By Peter Do
Earlier this year, Facebook’s Mark Zuckerberg was justifiably proud in announcing that the popular social media platform “is now officially 2 billion people. We’re making progress connecting the world…” He’s talking monthly active users, and by far, the most popular social networking site with YouTube registering second:
The large, worldwide user count is impressive. But savvy marketing professionals recognize that FB organic reach—particularly for brands and publishers—is slipping. As defined by Facebook: “Organic reach is the total number of unique people who were shown your post through unpaid distribution. But recent studies find that FB reach declined 20 percent so far this year.
On the other hand: “Paid reach is the total number of unique people who were shown your post as a result of ads.” (Total reach is the number of unique people—organic and paid.) Because organic reach has been drifting downward, the “billion-with-a-b” number is useful mainly on the paid/ advertising audience side of the equation.
What to do when Facebook numbers are slipping…
Contrary to some digital-doomsayers, social media is not a waste of time. Depending on your situation, Facebook can drive referral traffic to many websites. Here are some important tips, techniques and options to enhance your social results:
Don’t rely on unpaid exposure. What worked in the good old days is not so smart today. The smarter option is to leverage your paid reach for Facebook. Even a modest budget investment can make a splash with total reach. A combination of paid and organic can produce greater results when you’ve got exactly the right mix.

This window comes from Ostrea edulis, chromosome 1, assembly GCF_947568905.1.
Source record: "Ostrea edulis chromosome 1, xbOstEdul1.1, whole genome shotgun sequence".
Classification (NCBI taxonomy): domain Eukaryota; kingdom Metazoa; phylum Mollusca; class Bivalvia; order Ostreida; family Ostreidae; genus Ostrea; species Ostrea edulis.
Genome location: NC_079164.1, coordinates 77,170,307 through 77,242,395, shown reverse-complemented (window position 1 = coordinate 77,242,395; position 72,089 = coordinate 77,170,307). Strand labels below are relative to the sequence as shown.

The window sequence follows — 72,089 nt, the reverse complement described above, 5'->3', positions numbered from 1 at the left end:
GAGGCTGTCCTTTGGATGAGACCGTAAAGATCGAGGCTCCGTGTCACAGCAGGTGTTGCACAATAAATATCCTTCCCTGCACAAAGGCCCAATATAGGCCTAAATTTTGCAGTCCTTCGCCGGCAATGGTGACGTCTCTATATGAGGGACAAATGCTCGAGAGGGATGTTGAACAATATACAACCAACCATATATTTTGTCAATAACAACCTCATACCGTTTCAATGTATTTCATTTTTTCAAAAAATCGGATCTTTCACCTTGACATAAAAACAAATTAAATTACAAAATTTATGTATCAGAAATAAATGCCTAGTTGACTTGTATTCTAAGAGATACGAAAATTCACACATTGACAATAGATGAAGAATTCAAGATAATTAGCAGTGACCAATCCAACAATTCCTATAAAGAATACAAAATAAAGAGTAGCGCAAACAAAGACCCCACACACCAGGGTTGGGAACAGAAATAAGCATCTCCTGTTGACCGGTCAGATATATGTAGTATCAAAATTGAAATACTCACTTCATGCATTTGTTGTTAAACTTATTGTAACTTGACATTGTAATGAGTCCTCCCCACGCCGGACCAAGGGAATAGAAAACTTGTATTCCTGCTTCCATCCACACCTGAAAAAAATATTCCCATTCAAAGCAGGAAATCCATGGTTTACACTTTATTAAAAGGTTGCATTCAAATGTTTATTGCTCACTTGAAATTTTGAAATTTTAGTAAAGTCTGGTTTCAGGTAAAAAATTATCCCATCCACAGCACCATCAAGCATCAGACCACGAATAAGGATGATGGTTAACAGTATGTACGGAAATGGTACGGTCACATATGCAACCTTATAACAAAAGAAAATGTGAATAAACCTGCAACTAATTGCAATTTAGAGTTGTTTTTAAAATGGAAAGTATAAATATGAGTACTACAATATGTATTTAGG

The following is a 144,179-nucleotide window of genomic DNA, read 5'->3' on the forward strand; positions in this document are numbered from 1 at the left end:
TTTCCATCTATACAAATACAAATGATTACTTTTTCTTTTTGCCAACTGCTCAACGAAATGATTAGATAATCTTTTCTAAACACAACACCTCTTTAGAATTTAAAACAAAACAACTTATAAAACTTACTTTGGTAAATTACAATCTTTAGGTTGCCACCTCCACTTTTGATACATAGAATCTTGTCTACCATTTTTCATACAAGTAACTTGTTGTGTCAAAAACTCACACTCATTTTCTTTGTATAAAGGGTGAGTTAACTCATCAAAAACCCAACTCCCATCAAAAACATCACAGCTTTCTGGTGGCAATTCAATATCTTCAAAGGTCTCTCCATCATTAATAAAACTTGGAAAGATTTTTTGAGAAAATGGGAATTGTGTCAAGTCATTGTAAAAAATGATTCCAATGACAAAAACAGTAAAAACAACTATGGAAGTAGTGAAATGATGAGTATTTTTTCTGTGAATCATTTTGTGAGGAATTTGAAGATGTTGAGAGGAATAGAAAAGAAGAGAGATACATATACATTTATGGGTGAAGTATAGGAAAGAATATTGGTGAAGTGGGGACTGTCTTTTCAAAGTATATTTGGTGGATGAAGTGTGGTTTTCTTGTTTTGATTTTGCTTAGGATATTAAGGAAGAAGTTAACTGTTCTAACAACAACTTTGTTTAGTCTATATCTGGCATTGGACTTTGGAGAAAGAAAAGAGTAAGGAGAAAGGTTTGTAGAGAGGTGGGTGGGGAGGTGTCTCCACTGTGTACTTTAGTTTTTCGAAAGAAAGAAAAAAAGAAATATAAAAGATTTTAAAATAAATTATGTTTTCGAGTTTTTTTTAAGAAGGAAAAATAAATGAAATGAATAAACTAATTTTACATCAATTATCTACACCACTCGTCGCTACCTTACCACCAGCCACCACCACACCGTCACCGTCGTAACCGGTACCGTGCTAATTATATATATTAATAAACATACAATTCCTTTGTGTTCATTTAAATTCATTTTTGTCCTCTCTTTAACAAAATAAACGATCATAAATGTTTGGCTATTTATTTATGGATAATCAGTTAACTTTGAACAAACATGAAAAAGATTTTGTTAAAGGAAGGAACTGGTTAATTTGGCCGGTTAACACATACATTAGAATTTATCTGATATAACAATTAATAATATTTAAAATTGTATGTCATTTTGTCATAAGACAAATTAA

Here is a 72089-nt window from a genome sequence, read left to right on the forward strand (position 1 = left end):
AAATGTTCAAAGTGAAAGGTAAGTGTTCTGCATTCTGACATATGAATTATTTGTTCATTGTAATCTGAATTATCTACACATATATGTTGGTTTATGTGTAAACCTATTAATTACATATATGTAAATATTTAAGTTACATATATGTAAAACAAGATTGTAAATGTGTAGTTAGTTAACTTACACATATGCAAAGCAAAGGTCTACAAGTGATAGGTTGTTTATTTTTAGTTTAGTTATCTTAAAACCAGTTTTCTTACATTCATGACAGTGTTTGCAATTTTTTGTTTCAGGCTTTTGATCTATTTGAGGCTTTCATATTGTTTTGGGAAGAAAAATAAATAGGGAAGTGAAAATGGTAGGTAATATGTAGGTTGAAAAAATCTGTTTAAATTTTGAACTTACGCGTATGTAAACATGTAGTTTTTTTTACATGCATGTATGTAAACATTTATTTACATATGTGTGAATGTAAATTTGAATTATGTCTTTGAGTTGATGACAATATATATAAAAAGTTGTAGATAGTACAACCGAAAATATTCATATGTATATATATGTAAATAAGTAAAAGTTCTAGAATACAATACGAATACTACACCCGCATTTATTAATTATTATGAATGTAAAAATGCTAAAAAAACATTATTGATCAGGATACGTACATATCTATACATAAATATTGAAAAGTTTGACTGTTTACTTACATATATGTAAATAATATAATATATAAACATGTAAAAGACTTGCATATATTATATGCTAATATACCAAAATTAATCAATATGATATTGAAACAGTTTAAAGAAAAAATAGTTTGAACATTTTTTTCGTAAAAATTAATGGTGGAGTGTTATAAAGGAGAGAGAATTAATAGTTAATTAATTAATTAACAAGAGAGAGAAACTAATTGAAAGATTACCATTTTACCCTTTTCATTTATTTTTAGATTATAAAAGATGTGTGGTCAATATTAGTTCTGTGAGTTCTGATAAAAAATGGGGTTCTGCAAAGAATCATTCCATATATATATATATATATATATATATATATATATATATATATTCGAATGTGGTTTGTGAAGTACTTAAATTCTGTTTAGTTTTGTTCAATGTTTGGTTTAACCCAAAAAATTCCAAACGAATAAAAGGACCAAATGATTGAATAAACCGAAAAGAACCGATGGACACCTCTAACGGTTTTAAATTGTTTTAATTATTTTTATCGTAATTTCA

Turn up the video. It’s visually apparent why hardly anyone does FB text only. Pictures, graphics, infographics and images are instantly more interesting. And taking advantage of videos and Facebook Live are often more interesting, compelling—and shareable—than other content. The view rate for images jumps better than 90 percent.
Know what Facebook calls clickbait. You may not have intended to cause trouble, but if you specifically invite users to “like” or “share,” it might trigger the FB algorithm that paints it as spammy stuff. Never be overly promotional. Instead, present unique, interesting and compelling headlines that enlighten the reader.
Tap into what’s trending. Facebook monitors timely topics and shows current trends. Be aware of what your audience is interested in and talking about and join in the conversation. (There needs to be a natural and appropriate fit, of course.)
Don’t force it if it’s not working. And when Facebook (or any other social platform) seems to be lost in left field, it may be time to turn down the volume. Before you abruptly pull the plug, it’s best to enlist some expert assistance. We can probably help with that, but talk with outside resources about the best fix options.
Constantly refine your Facebook strategy…
With over two billion users, Facebook will certainly be around for some time. But just as certainly, this social platform is changing, and will continue to change. Consider a new formula for paid advertising and organic reach that effectively maintains meaningful contact with your target audience.